Screening your mice? Try our Mouse Essentials PCR Panel. All the most important mouse colony screening tests, all by expert real time PCR...

...or how about our new Mouse PCR Minipanel - PCR tests for only the most common mouse pathogens - for economical colony screening...

...and don't forget our Mouse Fecal PCR Panel - includes 9 important fecal pathogens.

And... just for rabbits: our new Rabbit Fecal PCR Panel tests for 3 common causes of GI problems in rabbits.

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Zoologix also performs rodent PCR tests for...

Aspiculuris tetraptera

Bordetella

Campylobacter

Clostridium piliforme

Coccidia

E. coli (enteroinvasive)

Ectromelia

EDIM

Encephalomyocarditis

Francisella tularensis

Fur mites

Hantavirus

Helicobacter

Human adenoviruses

Klebsiella pneumoniae

K virus

Lactate dehydrogenase-elevating virus

Lymphocytic choriomeningitis virus (LCMV)

Mites

Mouse adenoviruses

Mouse cytomegaloviruses

Mouse hepatitis virus (MHV)

Mouse minute virus (MMV)

Mouse norovirus (MNV)

Mouse parvovirus (MPV)

Mouse polyoma virus (POLY)

Mousepox virus (aka ectromelia virus, EV or ECTRO)

Mouse rotavirus

Mycoplasma pulmonis

Mycoplasma screen

Pasteurella

Pinworms

Pneumocystis carinii

Pneumonia virus of mice (PVM)

Rabbit fibroma virus

Rat bite fever

Rat coronavirus

Reovirus screen

Reovirus type 3 (REO3)

Rotavirus

Salmonella

Sendai virus (SEND)

Seoul virus

Shigella

Sialodacryoadenitis virus (SDAV)

Streptobacillus moniliformis

Streptococcus pneumoniae

Syphacia muris

Syphacia obvelata

Theiler's murine encephalomyelitis virus (TMEV)

Tickborne encephalitis virus

Treponema cuniculi

Tularemia

Tyzzer's disease

Yersinia enterocolitica

Yersinia pestis

Yersinia pseudotuberculosis


Mousepox ectromelia PCR test for rodents

rodent and rabbit assay data sheet

Mousepox virus (aka ectromelia, EV, ECTV, ECTR or ECTRO)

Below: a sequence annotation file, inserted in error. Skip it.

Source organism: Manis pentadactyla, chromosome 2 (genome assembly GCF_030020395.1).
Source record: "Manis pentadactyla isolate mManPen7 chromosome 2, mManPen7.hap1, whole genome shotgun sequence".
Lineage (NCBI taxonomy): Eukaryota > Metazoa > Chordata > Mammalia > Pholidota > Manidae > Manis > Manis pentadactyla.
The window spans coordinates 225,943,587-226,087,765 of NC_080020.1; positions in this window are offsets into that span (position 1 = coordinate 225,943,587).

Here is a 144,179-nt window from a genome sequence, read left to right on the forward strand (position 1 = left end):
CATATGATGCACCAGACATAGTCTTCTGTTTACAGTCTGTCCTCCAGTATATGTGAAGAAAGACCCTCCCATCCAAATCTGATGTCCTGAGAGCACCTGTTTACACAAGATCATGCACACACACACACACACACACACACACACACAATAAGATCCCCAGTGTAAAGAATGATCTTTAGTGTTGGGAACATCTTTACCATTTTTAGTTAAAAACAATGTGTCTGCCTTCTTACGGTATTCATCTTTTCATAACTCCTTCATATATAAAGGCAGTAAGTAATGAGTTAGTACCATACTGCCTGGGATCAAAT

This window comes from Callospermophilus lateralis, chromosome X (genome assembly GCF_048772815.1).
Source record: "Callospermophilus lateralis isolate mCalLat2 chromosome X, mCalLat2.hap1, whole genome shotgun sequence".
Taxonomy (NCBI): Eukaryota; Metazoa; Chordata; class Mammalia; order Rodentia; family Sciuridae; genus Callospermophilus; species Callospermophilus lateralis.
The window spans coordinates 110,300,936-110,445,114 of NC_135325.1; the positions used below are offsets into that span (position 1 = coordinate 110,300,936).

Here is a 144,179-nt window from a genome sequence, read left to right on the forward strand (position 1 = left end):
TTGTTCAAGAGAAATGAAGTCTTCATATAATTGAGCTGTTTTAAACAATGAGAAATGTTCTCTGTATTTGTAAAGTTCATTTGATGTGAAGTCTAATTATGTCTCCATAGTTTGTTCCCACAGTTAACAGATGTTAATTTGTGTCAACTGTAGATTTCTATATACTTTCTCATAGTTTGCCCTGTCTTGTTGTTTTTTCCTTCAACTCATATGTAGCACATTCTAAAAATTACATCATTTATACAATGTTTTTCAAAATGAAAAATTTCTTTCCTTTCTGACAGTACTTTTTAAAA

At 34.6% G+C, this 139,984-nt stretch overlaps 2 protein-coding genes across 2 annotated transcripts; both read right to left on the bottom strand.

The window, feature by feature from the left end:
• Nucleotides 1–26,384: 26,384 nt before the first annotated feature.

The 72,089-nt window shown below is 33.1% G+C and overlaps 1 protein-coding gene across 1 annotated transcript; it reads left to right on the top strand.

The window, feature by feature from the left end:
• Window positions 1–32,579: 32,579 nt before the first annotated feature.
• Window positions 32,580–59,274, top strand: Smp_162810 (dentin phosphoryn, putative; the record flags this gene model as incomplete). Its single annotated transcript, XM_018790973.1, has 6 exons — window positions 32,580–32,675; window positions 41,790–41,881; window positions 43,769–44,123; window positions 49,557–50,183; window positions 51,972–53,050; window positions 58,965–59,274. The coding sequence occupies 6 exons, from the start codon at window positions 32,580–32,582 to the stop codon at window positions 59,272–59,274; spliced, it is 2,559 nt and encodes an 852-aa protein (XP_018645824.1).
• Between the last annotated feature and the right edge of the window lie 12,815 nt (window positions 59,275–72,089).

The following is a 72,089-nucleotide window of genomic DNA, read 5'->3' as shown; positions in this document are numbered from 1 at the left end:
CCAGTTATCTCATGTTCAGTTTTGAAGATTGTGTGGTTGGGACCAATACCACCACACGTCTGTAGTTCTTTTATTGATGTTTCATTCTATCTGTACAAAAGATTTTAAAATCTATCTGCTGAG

Test code: S0144 - Ultrasensitive qualitative detection of mousepox virus by real time PCR

S0144 is included on P0029 - Mouse Essentials Panel

 Mousepox virus, also known as ectromelia virus, is a double-stranded DNA virus belonging to the poxvirus family. The virus replicates in the cell cytoplasm and it encodes its own replication and transcription machinery. Members of the poxvirus family include variola virus, one of the most virulent human pathogens that caused smallpox, and vaccinia virus, the smallpox vaccine.

The mousepox virus is a highly contagious pathogen of mice and rats that causes mousepox, a severe disease with high mortality rate. Outbreaks in laboratory mouse colonies have often been reported and have caused serious disruptions in biomedical research.

Close contact among mice and rats can spread the virus easily. Natural infections can occur via the fecal-oral route and urine contamination. Newly infected mice may develop pustules in approximately 10 days which often resemble bite marks. Resulting necrosis may lead to the loss of digits and limbs and destruction of liver and lymphoid tissue. Mortality is very high and can reach 100%. Many infected animals, however, may develop latent infections with no clinical symptoms which can be reactivated by stressors such as irradiation and transport. Upon necropsy an enlarged spleen and intestinal hemorrhaging are often noted.

Diagnosis of the disease has often been based on its distinctive lesions (Roberts and Carter, 1976) but this approach is not reliable because some latently-infected mice and rats may not have symptoms. Serological detection may indicate prior exposure but cannot confirm the current presence of virus in those latently-infected rodents. Molecular detection is a rapid, sensitive and specific method to detect and confirm the presence of mousepox virus.

Utilities:

  • Help confirm the disease causing agent
  • Shorten the time required to confirm a clinical diagnosis of mousepox
  • Help ensure that vivariums are free of mousepox virus
  • Early prevention of spread of this virus among a vivarium
  • Minimize personnel exposure to this virus
  • Safety monitoring of biological products that derive from rodents

References:
Roberts, W.A. and Carter, G.A.(1976) Essentials of veterinary virology, p. 171. Michigan State University Press, East Lansing, Mich.

Specimen requirements: Fecal pellet, or 0.2 ml fresh, frozen or fixed tissue, or skin scrapings, or 0.2 ml whole blood in EDTA (purple top) or ACD (yellow top) tube, or 0.2 ml urine, or 0.2 ml cell culture.

For specimen types other than those listed here, please call to confirm specimen acceptability and shipping instructions.

For all specimen types, if there will be a delay in shipping, or during very warm weather, refrigerate specimens until shipped and ship with a cold pack unless more stringent shipping requirements are specified. Frozen specimens should be shipped so as to remain frozen in transit. See shipping instructions for more information.

Turnaround time: 2 business days

Methodology: Qualitative real time polymerase chain reaction

Normal range: Nondetected

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